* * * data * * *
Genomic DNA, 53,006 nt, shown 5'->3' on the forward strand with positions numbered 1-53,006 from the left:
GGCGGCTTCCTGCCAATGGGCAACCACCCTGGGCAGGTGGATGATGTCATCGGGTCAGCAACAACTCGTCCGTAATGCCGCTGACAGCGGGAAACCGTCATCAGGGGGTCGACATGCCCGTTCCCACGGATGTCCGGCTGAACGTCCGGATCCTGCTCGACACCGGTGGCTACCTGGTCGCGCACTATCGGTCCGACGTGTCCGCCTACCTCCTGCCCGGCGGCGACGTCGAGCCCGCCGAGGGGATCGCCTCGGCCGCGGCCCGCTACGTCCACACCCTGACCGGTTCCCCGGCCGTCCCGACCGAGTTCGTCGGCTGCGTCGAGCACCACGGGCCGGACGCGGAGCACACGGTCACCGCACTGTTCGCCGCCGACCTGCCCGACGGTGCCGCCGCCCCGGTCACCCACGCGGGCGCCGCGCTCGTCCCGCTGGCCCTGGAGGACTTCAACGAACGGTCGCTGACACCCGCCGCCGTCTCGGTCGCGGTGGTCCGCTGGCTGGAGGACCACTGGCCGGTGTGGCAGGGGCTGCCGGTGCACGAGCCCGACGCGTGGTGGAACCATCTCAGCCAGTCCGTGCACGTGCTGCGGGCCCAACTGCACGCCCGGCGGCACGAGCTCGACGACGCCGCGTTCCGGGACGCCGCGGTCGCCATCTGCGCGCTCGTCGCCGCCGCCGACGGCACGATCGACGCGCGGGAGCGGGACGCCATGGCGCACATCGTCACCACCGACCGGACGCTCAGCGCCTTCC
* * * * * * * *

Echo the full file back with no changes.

Genomic DNA, 53,006 nt, shown 5'->3' on the forward strand with positions numbered 1-53,006 from the left:
GGCGGCTTCCTGCCAATGGGCAACCACCCTGGGCAGGTGGATGATGTCATCGGGTCAGCAACAACTCGTCCGTAATGCCGCTGACAGCGGGAAACCGTCATCAGGGGGTCGACATGCCCGTTCCCACGGATGTCCGGCTGAACGTCCGGATCCTGCTCGACACCGGTGGCTACCTGGTCGCGCACTATCGGTCCGACGTGTCCGCCTACCTCCTGCCCGGCGGCGACGTCGAGCCCGCCGAGGGGATCGCCTCGGCCGCGGCCCGCTACGTCCACACCCTGACCGGTTCCCCGGCCGTCCCGACCGAGTTCGTCGGCTGCGTCGAGCACCACGGGCCGGACGCGGAGCACACGGTCACCGCACTGTTCGCCGCCGACCTGCCCGACGGTGCCGCCGCCCCGGTCACCCACGCGGGCGCCGCGCTCGTCCCGCTGGCCCTGGAGGACTTCAACGAACGGTCGCTGACACCCGCCGCCGTCTCGGTCGCGGTGGTCCGCTGGCTGGAGGACCACTGGCCGGTGTGGCAGGGGCTGCCGGTGCACGAGCCCGACGCGTGGTGGAACCATCTCAGCCAGTCCGTGCACGTGCTGCGGGCCCAACTGCACGCCCGGCGGCACGAGCTCGACGACGCCGCGTTCCGGGACGCCGCGGTCGCCATCTGCGCGCTCGTCGCCGCCGCCGACGGCACGATCGACGCGCGGGAGCGGGACGCCATGGCGCACATCGTCACCACCGACCGGACGCTCAGCGCCTTCC